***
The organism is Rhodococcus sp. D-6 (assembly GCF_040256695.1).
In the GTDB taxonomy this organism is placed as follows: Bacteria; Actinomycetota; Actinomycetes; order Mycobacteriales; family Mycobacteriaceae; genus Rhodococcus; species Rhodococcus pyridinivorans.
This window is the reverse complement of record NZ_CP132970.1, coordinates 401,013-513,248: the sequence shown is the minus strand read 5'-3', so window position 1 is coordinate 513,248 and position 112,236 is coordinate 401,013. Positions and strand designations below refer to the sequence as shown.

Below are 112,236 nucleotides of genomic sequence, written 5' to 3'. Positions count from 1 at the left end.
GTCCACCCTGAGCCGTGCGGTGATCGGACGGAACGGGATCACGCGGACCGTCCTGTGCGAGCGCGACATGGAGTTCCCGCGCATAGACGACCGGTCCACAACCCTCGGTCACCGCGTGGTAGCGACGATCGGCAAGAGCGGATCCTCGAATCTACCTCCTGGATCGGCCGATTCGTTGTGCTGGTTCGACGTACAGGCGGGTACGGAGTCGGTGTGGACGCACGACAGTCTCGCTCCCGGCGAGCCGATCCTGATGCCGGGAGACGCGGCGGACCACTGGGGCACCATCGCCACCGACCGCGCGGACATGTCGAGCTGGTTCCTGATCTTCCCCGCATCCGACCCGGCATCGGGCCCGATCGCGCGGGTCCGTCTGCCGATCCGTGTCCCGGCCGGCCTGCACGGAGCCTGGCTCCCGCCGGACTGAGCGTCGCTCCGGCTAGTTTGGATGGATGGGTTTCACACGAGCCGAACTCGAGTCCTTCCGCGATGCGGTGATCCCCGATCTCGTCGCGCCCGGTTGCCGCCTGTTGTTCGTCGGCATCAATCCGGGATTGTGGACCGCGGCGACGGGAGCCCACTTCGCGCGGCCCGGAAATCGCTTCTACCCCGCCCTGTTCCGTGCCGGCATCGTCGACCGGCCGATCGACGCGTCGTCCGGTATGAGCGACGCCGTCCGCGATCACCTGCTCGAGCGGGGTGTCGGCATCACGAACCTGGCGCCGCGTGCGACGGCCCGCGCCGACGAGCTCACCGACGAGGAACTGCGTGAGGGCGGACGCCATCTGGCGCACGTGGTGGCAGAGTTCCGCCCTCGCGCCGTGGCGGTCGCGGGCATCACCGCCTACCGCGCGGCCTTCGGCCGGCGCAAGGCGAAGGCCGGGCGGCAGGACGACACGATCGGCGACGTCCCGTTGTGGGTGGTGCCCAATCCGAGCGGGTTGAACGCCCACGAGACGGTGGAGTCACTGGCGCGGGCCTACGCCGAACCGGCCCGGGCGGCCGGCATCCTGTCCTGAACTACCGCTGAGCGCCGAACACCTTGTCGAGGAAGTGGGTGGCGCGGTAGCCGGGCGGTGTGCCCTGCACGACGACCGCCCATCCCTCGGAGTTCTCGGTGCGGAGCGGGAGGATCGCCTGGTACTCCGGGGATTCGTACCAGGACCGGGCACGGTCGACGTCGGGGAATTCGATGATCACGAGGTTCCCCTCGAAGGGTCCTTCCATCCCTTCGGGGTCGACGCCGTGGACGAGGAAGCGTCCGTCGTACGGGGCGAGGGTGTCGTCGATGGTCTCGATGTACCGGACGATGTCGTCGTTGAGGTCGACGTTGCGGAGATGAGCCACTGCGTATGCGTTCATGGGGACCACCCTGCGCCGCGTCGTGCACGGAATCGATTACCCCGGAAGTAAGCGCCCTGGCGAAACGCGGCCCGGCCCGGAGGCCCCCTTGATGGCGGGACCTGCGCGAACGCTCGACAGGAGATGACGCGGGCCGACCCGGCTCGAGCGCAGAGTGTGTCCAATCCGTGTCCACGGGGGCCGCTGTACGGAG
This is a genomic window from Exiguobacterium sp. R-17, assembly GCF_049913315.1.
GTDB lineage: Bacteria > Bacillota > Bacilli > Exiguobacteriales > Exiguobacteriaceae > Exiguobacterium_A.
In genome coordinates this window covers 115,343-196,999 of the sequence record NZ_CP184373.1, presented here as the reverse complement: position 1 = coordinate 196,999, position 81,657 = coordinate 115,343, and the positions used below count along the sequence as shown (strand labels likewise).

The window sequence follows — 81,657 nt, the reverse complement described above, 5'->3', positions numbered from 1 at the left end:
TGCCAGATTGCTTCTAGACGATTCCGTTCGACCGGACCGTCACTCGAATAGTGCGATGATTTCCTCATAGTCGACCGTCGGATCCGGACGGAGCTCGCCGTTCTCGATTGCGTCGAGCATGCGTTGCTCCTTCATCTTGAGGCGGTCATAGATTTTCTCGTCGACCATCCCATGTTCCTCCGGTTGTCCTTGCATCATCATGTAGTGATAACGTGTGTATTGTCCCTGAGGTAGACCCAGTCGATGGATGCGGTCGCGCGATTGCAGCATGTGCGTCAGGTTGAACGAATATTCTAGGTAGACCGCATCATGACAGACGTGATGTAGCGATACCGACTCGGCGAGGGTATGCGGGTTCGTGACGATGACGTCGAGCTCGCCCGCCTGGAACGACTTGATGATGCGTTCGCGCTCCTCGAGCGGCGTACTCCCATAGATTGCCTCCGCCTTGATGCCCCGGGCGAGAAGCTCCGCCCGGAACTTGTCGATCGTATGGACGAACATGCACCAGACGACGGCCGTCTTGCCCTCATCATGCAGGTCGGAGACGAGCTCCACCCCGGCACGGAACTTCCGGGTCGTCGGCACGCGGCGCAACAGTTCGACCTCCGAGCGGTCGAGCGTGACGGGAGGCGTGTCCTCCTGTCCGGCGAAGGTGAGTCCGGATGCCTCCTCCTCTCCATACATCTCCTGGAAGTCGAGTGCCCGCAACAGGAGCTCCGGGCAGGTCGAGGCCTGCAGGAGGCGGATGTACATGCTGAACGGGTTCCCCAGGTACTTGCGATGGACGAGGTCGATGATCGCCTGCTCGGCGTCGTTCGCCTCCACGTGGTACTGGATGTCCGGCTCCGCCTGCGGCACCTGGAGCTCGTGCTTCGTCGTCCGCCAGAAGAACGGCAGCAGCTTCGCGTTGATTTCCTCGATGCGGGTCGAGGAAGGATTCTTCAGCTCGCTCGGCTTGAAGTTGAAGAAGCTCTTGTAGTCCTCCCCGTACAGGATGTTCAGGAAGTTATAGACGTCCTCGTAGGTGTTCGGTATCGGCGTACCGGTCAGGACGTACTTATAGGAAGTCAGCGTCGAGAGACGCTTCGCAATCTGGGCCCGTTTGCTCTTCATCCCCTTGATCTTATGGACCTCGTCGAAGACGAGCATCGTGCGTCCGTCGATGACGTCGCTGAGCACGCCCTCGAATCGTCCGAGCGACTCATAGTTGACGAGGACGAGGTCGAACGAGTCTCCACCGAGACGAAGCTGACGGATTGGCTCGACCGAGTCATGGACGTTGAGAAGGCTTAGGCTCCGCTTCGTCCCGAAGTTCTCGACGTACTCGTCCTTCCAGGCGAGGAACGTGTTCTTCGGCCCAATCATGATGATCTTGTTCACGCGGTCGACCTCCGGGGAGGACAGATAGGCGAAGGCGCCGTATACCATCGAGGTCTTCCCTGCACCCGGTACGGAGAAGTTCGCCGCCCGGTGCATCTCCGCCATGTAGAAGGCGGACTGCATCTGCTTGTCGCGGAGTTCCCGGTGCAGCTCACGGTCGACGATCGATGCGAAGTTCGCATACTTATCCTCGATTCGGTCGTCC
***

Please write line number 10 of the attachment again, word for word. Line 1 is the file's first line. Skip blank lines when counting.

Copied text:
TGCCAGATTGCTTCTAGACGATTCCGTTCGACCGGACCGTCACTCGAATAGTGCGATGATTTCCTCATAGTCGACCGTCGGATCCGGACGGAGCTCGCCGTTCTCGATTGCGTCGAGCATGCGTTGCTCCTTCATCTTGAGGCGGTCATAGATTTTCTCGTCGACCATCCCATGTTCCTCCGGTTGTCCTTGCATCATCATGTAGTGATAACGTGTGTATTGTCCCTGAGGTAGACCCAGTCGATGGATGCGGTCGCGCGATTGCAGCATGTGCGTCAGGTTGAACGAATATTCTAGGTAGACCGCATCATGACAGACGTGATGTAGCGATACCGACTCGGCGAGGGTATGCGGGTTCGTGACGATGACGTCGAGCTCGCCCGCCTGGAACGACTTGATGATGCGTTCGCGCTCCTCGAGCGGCGTACTCCCATAGATTGCCTCCGCCTTGATGCCCCGGGCGAGAAGCTCCGCCCGGAACTTGTCGATCGTATGGACGAACATGCACCAGACGACGGCCGTCTTGCCCTCATCATGCAGGTCGGAGACGAGCTCCACCCCGGCACGGAACTTCCGGGTCGTCGGCACGCGGCGCAACAGTTCGACCTCCGAGCGGTCGAGCGTGACGGGAGGCGTGTCCTCCTGTCCGGCGAAGGTGAGTCCGGATGCCTCCTCCTCTCCATACATCTCCTGGAAGTCGAGTGCCCGCAACAGGAGCTCCGGGCAGGTCGAGGCCTGCAGGAGGCGGATGTACATGCTGAACGGGTTCCCCAGGTACTTGCGATGGACGAGGTCGATGATCGCCTGCTCGGCGTCGTTCGCCTCCACGTGGTACTGGATGTCCGGCTCCGCCTGCGGCACCTGGAGCTCGTGCTTCGTCGTCCGCCAGAAGAACGGCAGCAGCTTCGCGTTGATTTCCTCGATGCGGGTCGAGGAAGGATTCTTCAGCTCGCTCGGCTTGAAGTTGAAGAAGCTCTTGTAGTCCTCCCCGTACAGGATGTTCAGGAAGTTATAGACGTCCTCGTAGGTGTTCGGTATCGGCGTACCGGTCAGGACGTACTTATAGGAAGTCAGCGTCGAGAGACGCTTCGCAATCTGGGCCCGTTTGCTCTTCATCCCCTTGATCTTATGGACCTCGTCGAAGACGAGCATCGTGCGTCCGTCGATGACGTCGCTGAGCACGCCCTCGAATCGTCCGAGCGACTCATAGTTGACGAGGACGAGGTCGAACGAGTCTCCACCGAGACGAAGCTGACGGATTGGCTCGACCGAGTCATGGACGTTGAGAAGGCTTAGGCTCCGCTTCGTCCCGAAGTTCTCGACGTACTCGTCCTTCCAGGCGAGGAACGTGTTCTTCGGCCCAATCATGATGATCTTGTTCACGCGGTCGACCTCCGGGGAGGACAGATAGGCGAAGGCGCCGTATACCATCGAGGTCTTCCCTGCACCCGGTACGGAGAAGTTCGCCGCCCGGTGCATCTCCGCCATGTAGAAGGCGGACTGCATCTGCTTGTCGCGGAGTTCCCGGTGCAGCTCACGGTCGACGATCGATGCGAAGTTCGCATACTTATCCTCGATTCGGTCGTCC